Giant Marine Toad
The Giant Marine Toad is also known as the Giant Toad or Cane Toad. Their body length is 4 to 9.5 inches, and they can weigh up to 3 pounds. They are brown to yellow brown with prominent cranial crests. Paratoids extend down the sides of the body. The body outline is somewhat round and flattened. Females are larger than males.
Location: Animal Not Currently At Zoo
Giant marine toads range in Central and South America and were introduced in Australia.
Giant marine toads habitat includes almost any humid site with adequate hiding places.
Conservation StatusLeast Concern
Incubation: Several days
Clutch Size: Up to 50,000 eggs
Giant marine toads are primarily nocturnal. Although most toads are solitary, if insects are plentiful, one may find a gathering around a pond or pool, sitting in the glare of a street light and picking off numbers of insects. During the day they can be found beneath fallen trees, leaves, rocks or vegetation. The secretion of the paratoids is highly toxic. It will burn the eyes and may inflame the skin. Dogs or cats that bite this toad will sicken and may die.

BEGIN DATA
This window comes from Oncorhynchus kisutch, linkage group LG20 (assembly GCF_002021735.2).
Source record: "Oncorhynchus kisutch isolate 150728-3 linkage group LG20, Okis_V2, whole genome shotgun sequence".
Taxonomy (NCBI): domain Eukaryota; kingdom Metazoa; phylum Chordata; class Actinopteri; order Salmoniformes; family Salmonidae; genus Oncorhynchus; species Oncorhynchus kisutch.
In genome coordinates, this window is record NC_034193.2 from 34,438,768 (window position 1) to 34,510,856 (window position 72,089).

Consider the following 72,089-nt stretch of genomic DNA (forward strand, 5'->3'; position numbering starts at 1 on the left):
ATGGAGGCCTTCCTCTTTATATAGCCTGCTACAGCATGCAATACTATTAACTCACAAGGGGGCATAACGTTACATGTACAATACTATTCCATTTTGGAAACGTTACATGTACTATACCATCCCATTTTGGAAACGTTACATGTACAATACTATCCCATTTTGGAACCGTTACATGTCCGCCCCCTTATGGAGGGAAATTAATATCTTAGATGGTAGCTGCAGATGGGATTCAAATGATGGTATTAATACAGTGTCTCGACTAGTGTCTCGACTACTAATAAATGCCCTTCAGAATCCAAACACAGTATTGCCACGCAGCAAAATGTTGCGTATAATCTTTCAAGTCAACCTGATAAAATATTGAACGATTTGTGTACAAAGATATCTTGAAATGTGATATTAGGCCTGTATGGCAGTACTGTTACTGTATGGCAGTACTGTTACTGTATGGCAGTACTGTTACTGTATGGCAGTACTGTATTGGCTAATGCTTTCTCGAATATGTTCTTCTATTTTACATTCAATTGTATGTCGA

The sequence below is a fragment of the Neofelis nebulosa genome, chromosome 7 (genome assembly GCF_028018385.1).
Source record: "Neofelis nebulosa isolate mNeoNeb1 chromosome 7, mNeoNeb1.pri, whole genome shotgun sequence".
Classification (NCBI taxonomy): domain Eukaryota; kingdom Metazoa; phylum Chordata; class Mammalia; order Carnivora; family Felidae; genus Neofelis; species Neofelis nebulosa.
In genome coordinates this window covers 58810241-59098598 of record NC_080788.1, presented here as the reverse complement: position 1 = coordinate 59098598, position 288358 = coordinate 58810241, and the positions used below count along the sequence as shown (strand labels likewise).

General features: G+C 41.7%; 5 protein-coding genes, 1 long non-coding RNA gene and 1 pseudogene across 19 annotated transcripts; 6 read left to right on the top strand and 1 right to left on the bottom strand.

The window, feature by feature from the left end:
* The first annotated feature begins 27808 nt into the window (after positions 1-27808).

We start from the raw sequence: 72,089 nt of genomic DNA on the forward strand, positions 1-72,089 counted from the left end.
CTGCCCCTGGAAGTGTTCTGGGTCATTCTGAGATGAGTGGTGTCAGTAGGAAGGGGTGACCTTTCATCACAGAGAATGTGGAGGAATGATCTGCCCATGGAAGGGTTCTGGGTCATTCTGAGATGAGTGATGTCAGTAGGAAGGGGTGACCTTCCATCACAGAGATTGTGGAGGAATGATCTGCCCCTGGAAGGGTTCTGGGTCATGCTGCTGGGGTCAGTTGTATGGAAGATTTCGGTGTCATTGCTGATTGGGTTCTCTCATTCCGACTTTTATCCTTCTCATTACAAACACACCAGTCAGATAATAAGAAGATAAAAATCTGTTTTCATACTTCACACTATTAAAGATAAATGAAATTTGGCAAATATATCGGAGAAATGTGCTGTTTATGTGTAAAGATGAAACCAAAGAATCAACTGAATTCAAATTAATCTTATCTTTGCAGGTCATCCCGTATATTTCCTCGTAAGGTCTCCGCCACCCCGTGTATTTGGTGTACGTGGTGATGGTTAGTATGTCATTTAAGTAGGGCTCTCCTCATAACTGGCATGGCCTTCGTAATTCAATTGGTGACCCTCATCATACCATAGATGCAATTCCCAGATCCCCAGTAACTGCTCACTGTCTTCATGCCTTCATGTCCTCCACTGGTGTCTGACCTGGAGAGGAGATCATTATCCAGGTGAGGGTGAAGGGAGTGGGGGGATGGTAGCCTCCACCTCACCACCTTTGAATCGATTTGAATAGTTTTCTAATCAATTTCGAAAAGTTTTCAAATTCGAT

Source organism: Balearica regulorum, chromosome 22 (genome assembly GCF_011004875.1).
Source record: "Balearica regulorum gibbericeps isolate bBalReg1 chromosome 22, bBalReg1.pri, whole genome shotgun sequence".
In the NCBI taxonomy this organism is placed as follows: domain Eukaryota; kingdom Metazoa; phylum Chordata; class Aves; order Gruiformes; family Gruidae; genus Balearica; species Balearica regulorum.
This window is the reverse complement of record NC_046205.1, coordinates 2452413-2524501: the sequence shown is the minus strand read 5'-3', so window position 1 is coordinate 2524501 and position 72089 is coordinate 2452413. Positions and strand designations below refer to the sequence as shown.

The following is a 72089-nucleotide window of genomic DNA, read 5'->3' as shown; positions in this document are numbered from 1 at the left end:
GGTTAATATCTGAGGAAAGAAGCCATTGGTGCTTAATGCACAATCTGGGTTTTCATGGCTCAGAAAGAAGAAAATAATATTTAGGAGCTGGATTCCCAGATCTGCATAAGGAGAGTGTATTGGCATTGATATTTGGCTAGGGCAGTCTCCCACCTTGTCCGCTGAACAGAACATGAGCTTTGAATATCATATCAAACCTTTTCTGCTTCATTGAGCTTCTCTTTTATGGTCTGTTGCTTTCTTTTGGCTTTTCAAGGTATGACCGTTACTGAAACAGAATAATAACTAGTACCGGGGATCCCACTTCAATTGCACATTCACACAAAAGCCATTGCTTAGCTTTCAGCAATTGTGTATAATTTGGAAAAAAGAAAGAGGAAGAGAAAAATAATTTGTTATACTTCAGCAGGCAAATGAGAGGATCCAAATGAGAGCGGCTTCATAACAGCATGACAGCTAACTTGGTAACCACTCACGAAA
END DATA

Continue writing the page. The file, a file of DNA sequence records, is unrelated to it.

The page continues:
Giant marine toads will breed year round if temperature and rainfall are adequate. The eggs are laid in long strings (one from each ovary) in long standing water such as ditches, canals, streams, ponds and fish ponds. Eggs and tadpoles are poisonous and displace native tadpoles. Larvae are tolerant of high temperatures.
Insects, small mammals, some vegetation, and carrion